As she is troubled with thick-coming fancies,
That keep her from her rest.

Macb. Cure her of that:
Canst thou not minister to minds diseas'd,
Pluck from the memory a rooted sorrow,
Raze out the written troubles of the brain;
And with some sweet oblivious antidote,
Cleanse the full bofom of that perilous stuff
Which weighs upon the heart?

Doct. Therein the patiene
Must minister unto himself.

Macb. Throw physick to the dogs, I'll none of it
Come, put my armour on, give me my staff.
Seyton, send out — Doctor, the Thanes fly from me
Come, Sir, dispatch - If thou could'ft, Doctor, cast


The water of my land, find her disease,
And
purge it to a sound and priftine health,

I would

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I would applaud thee to the very echo,
That should applaud again. Pullt off, I say
What rubarb, lenna, or what purgative drug,
Would scour these English hence? hear'ft thou of them?

Dot. Ay, my good Lord; your royal preparation Makes us hear something.

Macb. Bring it after me; I will not be afraid of death and bane, 'Till Birnam forest come to Dunsmane.

Doet. Were I from Dunsinane away, and clear, Profit again should hardly draw me here. [-4fde. Exzzzt.

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Enter Malcolm, Siward, Macduff, Siward's Son, Menteth,

Cathness, Angus, and Soldiers marcbing.
Mal Cowfin, I hope the days are near at hand

.
Ment. We doubt it nothing.
Siw. What wood is, this before us?
Ment. The wood of Birnam.

Mel. Let every foldier hew him down a bough,
And bear't before him; thereby shall we shadow
The numbers of our host, and make discov'ry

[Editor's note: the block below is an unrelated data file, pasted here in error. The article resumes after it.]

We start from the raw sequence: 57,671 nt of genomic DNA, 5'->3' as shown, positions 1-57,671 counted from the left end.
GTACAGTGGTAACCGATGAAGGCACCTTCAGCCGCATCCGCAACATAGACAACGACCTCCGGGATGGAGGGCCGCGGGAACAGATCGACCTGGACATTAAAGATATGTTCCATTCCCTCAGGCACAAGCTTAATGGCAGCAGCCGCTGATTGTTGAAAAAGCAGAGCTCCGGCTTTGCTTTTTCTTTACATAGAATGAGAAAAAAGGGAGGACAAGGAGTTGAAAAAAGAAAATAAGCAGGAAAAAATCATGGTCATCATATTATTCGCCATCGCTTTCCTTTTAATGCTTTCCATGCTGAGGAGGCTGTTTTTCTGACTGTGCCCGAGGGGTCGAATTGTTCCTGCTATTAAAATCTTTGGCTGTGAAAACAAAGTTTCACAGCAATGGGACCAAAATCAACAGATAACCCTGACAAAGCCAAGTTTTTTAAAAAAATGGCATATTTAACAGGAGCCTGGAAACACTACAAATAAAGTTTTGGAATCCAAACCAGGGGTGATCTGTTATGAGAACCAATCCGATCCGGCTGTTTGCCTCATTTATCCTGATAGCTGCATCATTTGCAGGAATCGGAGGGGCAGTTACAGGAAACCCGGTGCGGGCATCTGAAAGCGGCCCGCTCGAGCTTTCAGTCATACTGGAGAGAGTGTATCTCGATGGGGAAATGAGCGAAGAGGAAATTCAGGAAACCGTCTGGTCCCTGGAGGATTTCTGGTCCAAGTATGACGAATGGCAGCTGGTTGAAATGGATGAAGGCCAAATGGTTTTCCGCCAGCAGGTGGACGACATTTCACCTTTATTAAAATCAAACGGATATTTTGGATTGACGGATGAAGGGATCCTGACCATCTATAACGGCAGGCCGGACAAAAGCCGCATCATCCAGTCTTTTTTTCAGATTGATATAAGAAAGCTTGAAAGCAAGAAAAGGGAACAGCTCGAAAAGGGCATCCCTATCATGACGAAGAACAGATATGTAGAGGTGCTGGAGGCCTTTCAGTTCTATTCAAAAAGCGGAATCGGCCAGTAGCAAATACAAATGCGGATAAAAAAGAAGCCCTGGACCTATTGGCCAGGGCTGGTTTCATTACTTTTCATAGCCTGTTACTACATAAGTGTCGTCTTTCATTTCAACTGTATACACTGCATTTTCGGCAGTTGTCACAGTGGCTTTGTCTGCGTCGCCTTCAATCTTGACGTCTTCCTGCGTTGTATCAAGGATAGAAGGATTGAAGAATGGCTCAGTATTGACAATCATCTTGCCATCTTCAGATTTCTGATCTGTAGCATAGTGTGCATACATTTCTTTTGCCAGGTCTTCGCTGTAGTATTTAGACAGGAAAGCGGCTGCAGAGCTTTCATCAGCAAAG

Err in report of us.

Sold. It shall be done.

Siw. We learn no other but the confident tyrant
Keeps still in Dunsinane, and will endure
Our setting down before't.

Mal. 'Tiş his main hope:
For where there is advantage to be given,
Both more and less have given him the revolt;
And none serve with him but constrained things,
Whose hearts are absent too,

Macd.

Macd. Let our just censures Attend the true event, and put we on Industrious soldiership.

Siw. The time approaches, That will with due decision make us know What we shall say we have, and what we owe; Thoughts speculative their unsure hopes relate, But certain issue strokes must arbitrate: Towards which, advance the war. [Exeunt marching

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Enter Macbeth, Seyton, and Soldiers with drums and

colours.
Macb.Hang out our banners on the outward walls,

The cry is still, They come : our castle's strength
Will laugh a siege to scorn. Here let them lye,
"Till famine and the ague eat them up:
Were they not a 'forc'd with those that should be ours,
We might have met them dareful, beard to beard,
And beat them backward home. What is that noise?

[A cry within of Women. Sey. It is the cry of women, my good Lord.

Macb. I have almost forgot the taste of fears:
The time has been, my senses would have coold
To hear a night-shriek, and my fell of hair
Would at a dismal treatise rouze, and stir
As life were in't. I have ''surfeited with horrors,

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Direness familiar to my slaughtrous thoughts
Cannot ''now'start me. Wherefore was that cry?
Sey. The Queen is dead.

Macb. She Thould have dy'd hereafter;
There would have been a time for such a word.

To-
(a) For reinforc'd.
9 supt full